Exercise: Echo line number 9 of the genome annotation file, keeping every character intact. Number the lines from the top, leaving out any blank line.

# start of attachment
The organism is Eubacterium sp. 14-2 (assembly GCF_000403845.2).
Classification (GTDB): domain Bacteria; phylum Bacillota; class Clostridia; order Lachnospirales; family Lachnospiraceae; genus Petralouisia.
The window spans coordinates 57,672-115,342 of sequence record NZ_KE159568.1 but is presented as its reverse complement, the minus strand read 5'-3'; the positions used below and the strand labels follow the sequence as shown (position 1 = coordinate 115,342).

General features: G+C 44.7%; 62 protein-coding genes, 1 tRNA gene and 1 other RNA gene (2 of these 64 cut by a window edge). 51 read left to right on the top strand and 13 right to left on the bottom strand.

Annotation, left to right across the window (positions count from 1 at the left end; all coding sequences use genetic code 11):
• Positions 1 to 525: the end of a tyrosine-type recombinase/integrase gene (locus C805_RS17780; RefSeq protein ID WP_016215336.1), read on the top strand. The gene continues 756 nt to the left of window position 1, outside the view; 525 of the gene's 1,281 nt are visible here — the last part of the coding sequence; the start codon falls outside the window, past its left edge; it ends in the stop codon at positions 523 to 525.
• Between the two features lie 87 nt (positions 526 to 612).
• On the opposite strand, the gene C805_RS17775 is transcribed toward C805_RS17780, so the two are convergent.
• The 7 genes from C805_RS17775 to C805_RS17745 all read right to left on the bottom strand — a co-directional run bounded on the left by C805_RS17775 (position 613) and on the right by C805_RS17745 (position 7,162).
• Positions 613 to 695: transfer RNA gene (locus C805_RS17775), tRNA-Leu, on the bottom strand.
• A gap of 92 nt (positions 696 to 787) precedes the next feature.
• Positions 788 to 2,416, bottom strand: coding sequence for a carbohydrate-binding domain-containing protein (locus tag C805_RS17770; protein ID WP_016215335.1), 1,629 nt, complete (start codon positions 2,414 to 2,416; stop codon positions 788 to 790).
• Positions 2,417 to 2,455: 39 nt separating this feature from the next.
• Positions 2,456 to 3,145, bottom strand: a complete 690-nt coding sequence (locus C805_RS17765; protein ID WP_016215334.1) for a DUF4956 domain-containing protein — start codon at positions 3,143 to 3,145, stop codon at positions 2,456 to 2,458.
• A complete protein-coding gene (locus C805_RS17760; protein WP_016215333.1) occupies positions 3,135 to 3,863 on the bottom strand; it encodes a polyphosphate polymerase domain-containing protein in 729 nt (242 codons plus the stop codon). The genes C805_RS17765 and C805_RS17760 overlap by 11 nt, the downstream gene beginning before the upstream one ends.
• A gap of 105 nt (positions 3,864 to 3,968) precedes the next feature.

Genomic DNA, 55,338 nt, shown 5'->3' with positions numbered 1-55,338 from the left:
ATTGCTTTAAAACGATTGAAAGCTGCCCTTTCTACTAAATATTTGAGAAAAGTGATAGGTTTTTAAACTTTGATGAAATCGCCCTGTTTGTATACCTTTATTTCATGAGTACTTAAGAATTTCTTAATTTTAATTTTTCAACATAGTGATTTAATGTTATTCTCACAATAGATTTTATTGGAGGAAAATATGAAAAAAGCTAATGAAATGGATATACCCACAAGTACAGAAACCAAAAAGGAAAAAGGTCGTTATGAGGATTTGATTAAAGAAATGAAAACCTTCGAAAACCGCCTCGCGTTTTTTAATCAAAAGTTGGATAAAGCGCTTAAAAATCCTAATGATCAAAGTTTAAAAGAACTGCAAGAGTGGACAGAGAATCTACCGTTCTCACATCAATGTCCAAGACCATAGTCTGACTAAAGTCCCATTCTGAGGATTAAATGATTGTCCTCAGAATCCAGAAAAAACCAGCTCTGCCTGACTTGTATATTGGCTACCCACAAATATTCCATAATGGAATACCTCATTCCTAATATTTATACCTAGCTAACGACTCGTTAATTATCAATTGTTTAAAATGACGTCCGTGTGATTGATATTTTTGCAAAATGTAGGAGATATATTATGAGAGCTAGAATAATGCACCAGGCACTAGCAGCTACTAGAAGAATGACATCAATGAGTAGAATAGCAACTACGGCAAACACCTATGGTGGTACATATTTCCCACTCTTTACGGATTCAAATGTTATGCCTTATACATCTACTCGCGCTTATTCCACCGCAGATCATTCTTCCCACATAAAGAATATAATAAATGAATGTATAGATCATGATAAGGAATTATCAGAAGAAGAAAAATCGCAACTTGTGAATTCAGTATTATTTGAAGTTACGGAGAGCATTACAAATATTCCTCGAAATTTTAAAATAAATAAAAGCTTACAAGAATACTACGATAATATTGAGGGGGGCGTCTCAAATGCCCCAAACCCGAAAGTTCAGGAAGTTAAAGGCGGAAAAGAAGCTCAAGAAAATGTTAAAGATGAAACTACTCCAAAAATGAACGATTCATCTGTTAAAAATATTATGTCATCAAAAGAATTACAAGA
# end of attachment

• The 7 genes from C805_RS17775 to C805_RS17745 all read right to left on the bottom strand — a co-directional run bounded on the left by C805_RS17775 (position 613) and on the right by C805_RS17745 (position 7,162).